In November, 2014, the Financial Industry Regulatory Authority (“FINRA”) announced that Bart Ellis of Chicago, IL and formerly associated with Ameriprise Financial had been barred from FINRA membership for making unauthorized trades in his customer’s account.
Ellis had been named in a FINRA complaint alleging that he made unauthorized trades in a client’s account without first discussing the trades with her.
The complaint alleged that Ellis created a false telephone log of entries in an effort to create the appearance that he had discussed the transactions with his client, and that she had authorized the trades. In fact, the hearing panel found that these entries were false, and that the customer did not have any telephone conversations with Ellis on any of the posted dates.
In January, 2016 Ellis was also named as a Respondent in a filing by the Arizona Corporations Commissioner for his role in running Oak Capital Partners.
Bart Ellis’s registration and disciplinary history
In order to lawfully sell investments to the public, one must either be registered or exempt from registration.
Bart Ellis was registered with:
According to FINRA’s CRD disclosure report, Bart Ellis has been the subject of five customer complaints and one regulatory investigation.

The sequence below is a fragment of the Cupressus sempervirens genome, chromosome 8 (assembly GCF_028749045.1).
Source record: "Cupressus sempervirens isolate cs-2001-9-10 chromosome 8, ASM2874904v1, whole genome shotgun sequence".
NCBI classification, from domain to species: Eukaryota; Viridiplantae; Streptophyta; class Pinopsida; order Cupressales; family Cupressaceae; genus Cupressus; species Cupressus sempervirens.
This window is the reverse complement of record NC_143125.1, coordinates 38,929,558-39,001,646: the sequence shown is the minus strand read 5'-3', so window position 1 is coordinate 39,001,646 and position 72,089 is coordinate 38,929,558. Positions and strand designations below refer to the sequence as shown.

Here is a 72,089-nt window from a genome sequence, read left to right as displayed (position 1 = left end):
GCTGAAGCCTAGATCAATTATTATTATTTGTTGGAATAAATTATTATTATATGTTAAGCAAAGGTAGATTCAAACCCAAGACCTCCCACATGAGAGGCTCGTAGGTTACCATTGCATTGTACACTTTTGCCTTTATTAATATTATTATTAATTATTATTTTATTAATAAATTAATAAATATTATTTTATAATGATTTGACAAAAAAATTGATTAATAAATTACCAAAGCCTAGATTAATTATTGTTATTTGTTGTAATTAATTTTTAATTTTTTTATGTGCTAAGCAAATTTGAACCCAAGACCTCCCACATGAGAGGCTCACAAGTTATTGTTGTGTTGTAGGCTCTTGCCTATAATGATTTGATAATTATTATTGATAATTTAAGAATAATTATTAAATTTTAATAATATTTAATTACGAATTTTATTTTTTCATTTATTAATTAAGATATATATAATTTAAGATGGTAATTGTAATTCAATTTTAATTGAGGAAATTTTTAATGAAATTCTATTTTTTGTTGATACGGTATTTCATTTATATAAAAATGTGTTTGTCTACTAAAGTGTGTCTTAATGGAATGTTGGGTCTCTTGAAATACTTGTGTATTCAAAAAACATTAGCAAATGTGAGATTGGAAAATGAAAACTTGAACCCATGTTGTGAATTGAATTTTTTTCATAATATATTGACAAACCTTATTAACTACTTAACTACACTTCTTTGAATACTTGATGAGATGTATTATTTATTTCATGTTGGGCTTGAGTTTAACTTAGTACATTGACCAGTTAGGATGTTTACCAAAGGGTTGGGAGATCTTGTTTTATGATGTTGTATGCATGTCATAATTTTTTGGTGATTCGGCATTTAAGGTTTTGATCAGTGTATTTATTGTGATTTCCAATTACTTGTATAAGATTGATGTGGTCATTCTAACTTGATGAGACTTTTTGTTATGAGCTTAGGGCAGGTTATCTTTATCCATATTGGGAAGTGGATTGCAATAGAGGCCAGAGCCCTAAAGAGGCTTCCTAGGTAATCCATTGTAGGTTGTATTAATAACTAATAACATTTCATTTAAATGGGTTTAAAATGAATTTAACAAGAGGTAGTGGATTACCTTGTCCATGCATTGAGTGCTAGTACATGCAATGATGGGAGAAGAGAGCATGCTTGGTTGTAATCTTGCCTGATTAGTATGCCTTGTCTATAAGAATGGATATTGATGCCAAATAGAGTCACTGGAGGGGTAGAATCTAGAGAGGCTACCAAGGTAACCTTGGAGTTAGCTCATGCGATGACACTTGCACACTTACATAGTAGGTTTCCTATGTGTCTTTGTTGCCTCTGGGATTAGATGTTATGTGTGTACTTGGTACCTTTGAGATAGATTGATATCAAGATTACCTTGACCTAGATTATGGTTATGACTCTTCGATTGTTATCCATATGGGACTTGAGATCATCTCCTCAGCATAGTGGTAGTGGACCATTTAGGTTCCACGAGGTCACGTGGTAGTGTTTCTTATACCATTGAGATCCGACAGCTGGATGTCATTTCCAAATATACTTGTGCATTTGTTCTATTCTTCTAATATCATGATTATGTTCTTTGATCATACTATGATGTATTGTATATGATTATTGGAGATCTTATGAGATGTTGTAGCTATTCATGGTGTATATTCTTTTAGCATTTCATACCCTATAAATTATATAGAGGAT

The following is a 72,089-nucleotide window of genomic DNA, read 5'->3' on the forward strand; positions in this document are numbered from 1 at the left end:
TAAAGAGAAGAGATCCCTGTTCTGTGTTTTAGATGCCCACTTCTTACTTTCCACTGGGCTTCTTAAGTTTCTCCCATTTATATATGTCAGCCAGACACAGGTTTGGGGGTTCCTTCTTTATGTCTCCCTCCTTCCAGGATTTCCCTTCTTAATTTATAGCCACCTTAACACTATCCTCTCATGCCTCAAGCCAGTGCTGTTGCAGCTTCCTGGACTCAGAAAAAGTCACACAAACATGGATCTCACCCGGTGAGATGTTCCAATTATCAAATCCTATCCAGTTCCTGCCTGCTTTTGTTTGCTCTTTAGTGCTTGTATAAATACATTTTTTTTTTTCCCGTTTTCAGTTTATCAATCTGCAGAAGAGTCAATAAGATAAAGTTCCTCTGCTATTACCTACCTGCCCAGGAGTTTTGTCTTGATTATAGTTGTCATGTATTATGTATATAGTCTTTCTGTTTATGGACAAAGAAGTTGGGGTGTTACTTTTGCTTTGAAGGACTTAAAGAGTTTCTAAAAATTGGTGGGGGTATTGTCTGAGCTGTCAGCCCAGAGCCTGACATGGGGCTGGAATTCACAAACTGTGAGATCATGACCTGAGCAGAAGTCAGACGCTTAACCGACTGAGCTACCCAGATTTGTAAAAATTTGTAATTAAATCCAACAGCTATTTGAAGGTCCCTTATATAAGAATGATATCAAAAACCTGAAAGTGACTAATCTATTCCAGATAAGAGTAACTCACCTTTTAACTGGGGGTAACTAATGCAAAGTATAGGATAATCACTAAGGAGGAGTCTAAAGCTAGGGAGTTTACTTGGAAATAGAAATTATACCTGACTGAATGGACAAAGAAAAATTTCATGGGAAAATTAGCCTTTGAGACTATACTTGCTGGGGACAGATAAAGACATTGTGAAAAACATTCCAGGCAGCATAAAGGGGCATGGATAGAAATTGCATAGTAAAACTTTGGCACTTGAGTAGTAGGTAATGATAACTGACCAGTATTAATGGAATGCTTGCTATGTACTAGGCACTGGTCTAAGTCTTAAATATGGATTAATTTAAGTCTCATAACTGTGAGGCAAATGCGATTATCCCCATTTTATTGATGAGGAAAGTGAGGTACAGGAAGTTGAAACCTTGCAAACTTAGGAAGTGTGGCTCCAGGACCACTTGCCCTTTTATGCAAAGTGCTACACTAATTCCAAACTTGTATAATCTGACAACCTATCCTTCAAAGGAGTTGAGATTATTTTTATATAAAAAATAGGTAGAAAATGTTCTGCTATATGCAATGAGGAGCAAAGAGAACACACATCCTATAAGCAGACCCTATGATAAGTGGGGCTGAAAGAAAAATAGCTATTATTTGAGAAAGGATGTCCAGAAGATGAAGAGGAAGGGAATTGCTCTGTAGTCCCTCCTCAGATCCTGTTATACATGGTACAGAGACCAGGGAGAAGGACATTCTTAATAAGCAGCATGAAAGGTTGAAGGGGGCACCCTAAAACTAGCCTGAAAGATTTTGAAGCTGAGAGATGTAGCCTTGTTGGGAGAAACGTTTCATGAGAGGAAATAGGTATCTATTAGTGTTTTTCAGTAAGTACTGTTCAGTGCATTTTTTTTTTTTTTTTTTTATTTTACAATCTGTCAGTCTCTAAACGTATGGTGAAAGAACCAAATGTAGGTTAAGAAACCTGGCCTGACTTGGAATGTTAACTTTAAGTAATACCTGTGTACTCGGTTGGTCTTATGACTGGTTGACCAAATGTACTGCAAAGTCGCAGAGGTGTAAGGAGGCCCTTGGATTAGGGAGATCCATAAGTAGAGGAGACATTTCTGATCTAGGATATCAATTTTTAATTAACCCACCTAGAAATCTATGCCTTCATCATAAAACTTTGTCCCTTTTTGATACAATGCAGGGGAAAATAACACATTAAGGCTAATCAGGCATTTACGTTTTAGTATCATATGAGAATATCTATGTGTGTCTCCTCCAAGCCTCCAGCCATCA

The Law Office of David Liebrader practices exclusively in the field of investment loss recovery. For the past 23 years, we have dedicated our law practice to assisting investors who have been victims of investment fraud via fraudulent and unsuitable investment transactions. During that time we have recovered money for over one thousand individuals, pension plans, trusts and companies. The recoveries we have obtained via judgments, awards and settlements on behalf of our clients exceed $40,000,000.
When investors contact our firm they can expect prompt attention, and a detailed analysis of their issues. Typical claims that we are asked to review involve “unsuitability (where a financial advisor makes investment recommendations that are inconsistent with a customer’s investment objectives), claims for “churning” (where a broker enters into an excessive number of trades for the purpose of generating commissions), claims involving illiquid investments such as private placements (I.e., real estate investment trusts, limited partnerships, equipment leasing and oil and gas drilling programs) as well as claims for violations of state securities laws, which often provide investors remedies like attorney’s fees and interest, if they are successful on the claim.
If you suspect that you have been the victim of investment fraud, or had a financial advisor recommend unsuitable investments to you, call us today for a free, confidential consultation at (702) 380-3131.